Articles Posted in Noncommercial Operation

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March 2015

Pillsbury’s communications lawyers have published FCC Enforcement Monitor monthly since 1999 to inform our clients of notable FCC enforcement actions against FCC license holders and others. This month’s issue includes:

  • Deceptive Practices Yield Multi-Million Dollar Fines for Telephone Interexchange Carriers
  • LPFM Ads Cost $16,000
  • Multiple TV Station Licensees Face $6,000 Fines for Failing to File Children’s TV Programming Reports

Interexchange Carriers’ “Slamming” and “Cramming” Violations Yield Over $16 Million in Fines

Earlier this month, the FCC imposed a $7.62 million fine against one interexchange carrier and proposed a $9 million fine against another for changing the carriers of consumers without their authorization, commonly known as “slamming,” and placing unauthorized charges for service on consumers’ telephone bills, a practice known as “cramming.” Both companies also fabricated audio recordings and submitted the recordings to the FCC, consumers, and state regulatory officials as “proof” that consumers had authorized the companies to switch their long distance carrier and charge them for service when in fact the consumers had never spoken to the companies or agreed to the service.

Section 258 of the Communications Act and Section 64.1120 of the FCC’s Rules make it unlawful for any telecommunications service carrier to submit or execute a change in a subscriber’s selection of telephone exchange service or telecommunications service provider except with prior authorization from the consumer and in accordance with the FCC’s verification procedures. Additionally, Section 201(b) of the Communications Act requires that “all charges, practices, classifications, and regulations for and in connection with [interstate or foreign] communications service [by wire or radio], shall be just and reasonable.” The FCC has found that any assessment of unauthorized charges on a telephone bill for a telecommunications service is an “unjust and unreasonable” practice under Section 201(b), regardless of whether the “crammed” charge is placed on consumers’ local telephone bills by a third party or by the customer’s carrier.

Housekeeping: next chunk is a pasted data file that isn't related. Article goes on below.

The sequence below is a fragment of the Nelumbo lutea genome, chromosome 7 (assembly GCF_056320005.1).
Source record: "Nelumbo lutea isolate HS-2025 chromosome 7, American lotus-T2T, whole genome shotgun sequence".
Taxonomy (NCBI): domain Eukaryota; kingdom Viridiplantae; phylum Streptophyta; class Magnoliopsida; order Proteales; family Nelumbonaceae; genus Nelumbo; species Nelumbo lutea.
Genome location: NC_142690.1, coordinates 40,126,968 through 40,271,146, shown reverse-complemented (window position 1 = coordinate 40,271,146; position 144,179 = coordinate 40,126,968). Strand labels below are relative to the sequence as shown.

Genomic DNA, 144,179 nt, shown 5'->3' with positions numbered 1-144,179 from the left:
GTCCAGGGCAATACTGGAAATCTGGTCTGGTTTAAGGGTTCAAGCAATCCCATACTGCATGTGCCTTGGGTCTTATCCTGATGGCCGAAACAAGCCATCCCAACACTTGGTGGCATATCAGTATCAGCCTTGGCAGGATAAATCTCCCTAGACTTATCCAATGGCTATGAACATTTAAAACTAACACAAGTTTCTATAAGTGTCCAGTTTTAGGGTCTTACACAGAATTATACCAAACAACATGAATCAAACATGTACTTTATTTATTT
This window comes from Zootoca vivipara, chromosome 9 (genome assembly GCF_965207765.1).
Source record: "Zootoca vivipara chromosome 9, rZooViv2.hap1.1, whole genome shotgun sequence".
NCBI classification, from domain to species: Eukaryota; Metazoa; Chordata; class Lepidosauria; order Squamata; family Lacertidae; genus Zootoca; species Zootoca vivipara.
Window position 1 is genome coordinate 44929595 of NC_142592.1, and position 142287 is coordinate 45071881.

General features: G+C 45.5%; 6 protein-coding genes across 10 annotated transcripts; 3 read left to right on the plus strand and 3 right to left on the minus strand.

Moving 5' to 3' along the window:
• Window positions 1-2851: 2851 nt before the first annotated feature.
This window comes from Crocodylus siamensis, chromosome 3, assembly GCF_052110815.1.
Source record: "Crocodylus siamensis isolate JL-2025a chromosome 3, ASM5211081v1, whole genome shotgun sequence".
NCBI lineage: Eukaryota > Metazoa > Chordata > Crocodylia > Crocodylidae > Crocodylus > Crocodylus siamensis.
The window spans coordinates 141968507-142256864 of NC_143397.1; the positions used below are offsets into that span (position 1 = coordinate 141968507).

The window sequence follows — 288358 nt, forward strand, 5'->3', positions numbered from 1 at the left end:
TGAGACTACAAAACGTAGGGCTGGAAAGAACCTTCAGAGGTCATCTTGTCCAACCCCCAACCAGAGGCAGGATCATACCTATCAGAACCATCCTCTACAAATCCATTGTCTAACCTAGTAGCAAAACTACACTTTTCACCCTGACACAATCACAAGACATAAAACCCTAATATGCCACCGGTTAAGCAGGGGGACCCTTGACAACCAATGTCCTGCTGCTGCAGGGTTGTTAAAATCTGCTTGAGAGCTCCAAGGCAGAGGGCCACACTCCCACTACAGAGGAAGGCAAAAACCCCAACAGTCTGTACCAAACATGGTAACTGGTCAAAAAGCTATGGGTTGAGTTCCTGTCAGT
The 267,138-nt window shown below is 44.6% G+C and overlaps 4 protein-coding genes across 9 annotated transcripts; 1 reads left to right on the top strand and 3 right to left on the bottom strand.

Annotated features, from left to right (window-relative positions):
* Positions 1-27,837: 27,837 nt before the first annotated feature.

Further, the submission of false and misleading evidence to the FCC violates Section 1.17 of the FCC’s Rules, which states that no person shall “provide material factual information that is incorrect or omit material information . . . without a reasonable basis for believing that any such material factual statement is correct and not misleading.” The FCC has also held that a company’s fabrication of audio recordings associated with its “customers” to make it appear as if the consumers had authorized the company to be their preferred carrier, and thus charge it for service, is a deceptive and fraudulent practice that violates Section 201(b)’s “just and reasonable” mandate.

In the cases at issue, the companies failed to obtain authorization from consumers to switch their carriers and subsequently placed unauthorized charges on consumers’ bills. The FCC found that instead of obtaining the appropriate authorization or even attempting to follow the required verification procedures, the companies created false audio recordings to mislead consumers and regulatory officials into believing that they had received the appropriate authorizations. One consumer who called to investigate suspect charges on her bill was told that her husband authorized them–but her husband had been dead for seven years. Another person was told that her father–who lives on another continent–requested the change in service provider. Other consumers’ “verifications” were given in Spanish even though they did not speak Spanish on the phone and therefore would not have completed any such verification in Spanish. With respect to one of the companies, the FCC remarked that “there was no evidence in the record to show that [the company] had completed a single authentic verification recording for any of the complainants.”

The FCC’s forfeiture guidelines permit the FCC to impose a base fine of $40,000 for “slamming” violations and FCC case law has established a base fine of $40,000 for “cramming” violations as well. Finding that each unlawful request to change service providers and each unauthorized charge constituted a separate and distinct violation, the FCC calculated a base fine of $3.24 million for one company and $4 million for the other. Taking into account the repeated and egregious nature of the violations, the FCC found that significant upward adjustments were warranted–resulting in a $7.62 million fine for the first company and a proposed $9 million fine for the second.

Investigation Into Commercials Aired on LPFM Station Ends With $16,000 Civil Penalty

Late last month, the FCC entered into a consent decree with the licensee of a West Virginia low power FM radio station to terminate an investigation into whether the licensee violated the FCC’s underwriting laws by broadcasting announcements promoting the products, services, or businesses of its financial contributors.